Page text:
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Opportunity and risk in social computing environments
 

Opportunity and risk in social computing environments

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Hazel Hall's invited paper presented at SLA Eastern Canada Members' Day, McGill University, Montreal, Canada, 29 April 2009. This presentation draws on the project work discussed in the report at: ...

Hazel Hall's invited paper presented at SLA Eastern Canada Members' Day, McGill University, Montreal, Canada, 29 April 2009. This presentation draws on the project work discussed in the report at: http://drhazelhall.files.wordpress.com/2013/01/soc_comp_proj_rep_public_2008.pdf

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    Opportunity and risk in social computing environments Opportunity and risk in social computing environments Presentation Transcript

    • Opportunity and risk in social computingenvironmentsCentre for Social Informatics, Edinburgh Napier University  Dr Hazel Hall, Reader  Shooresh Golzari, InternTFPL Ltd, London  Melanie Goody, Director of Consultancy  Belinda Blaswick, Consultant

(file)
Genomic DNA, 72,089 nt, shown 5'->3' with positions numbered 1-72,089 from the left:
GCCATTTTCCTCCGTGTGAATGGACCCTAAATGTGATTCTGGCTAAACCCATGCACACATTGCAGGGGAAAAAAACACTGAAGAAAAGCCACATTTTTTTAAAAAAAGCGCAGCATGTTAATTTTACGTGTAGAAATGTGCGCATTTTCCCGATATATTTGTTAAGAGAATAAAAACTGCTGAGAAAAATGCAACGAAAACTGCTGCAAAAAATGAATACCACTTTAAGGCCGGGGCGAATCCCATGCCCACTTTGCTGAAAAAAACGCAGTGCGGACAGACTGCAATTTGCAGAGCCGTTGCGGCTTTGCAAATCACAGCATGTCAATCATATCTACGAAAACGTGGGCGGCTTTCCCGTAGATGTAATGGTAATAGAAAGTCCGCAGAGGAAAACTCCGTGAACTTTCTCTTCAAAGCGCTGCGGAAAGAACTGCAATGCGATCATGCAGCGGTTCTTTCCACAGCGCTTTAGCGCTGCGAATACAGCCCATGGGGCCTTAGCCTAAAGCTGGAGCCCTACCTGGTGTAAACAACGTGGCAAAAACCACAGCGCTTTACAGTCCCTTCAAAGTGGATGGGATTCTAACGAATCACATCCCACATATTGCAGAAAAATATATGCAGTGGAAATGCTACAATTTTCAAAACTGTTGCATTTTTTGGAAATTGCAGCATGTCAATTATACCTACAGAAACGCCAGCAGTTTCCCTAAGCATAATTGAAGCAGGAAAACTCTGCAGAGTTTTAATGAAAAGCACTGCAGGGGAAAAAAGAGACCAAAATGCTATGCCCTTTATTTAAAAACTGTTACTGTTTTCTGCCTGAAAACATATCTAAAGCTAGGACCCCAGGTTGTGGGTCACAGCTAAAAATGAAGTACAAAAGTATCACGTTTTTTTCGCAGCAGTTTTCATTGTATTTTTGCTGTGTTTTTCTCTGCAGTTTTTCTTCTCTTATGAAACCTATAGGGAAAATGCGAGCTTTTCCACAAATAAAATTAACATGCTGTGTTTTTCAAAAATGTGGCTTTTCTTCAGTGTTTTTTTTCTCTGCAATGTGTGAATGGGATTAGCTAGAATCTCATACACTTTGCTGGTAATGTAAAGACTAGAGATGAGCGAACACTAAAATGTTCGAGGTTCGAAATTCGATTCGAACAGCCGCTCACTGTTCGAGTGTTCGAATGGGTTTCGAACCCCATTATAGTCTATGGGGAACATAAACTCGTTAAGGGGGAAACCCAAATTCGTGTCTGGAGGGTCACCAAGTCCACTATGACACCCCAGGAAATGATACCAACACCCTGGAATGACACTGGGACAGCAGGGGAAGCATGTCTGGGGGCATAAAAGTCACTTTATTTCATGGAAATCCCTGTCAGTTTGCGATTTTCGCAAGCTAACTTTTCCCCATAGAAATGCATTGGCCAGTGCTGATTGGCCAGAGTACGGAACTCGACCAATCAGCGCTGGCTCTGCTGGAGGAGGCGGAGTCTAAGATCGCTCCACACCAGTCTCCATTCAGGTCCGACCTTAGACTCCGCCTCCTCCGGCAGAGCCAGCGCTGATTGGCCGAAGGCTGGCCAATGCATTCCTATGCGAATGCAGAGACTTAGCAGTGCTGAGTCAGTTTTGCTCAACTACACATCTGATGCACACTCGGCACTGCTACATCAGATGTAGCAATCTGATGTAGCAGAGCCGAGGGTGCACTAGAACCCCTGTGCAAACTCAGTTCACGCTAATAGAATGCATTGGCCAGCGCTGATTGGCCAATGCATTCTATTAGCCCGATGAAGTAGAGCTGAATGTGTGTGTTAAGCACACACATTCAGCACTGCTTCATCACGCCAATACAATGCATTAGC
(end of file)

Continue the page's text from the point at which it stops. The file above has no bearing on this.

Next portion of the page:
• Centre for Social InformaticsSocial informatics  Design and use of information and communication technologies taking into account institutional and cultural contextsCSI focus  Sociotechnical interaction at different levels of the organisation at different stages of the system life-cycleStaffing  8 members based at Edinburgh, plus associates  Home to the International Teledemocracy CentreReputation  85% research output international/world class (RAE 2008)
    • Edinburgh Napier UniversityJohn Napier  C16th mathematician and philosopher  Decimal point, logarithms  Born 1550 Merchiston TowerCraiglockhart  1916-1919 military hospital  Meeting of Wilfred Owen and Siegfried Sassoon 1917  Owen’s Anthem for Doomed Youth and Dulce et Decorum EstToday  13,500 students  Research excellence in a number of areas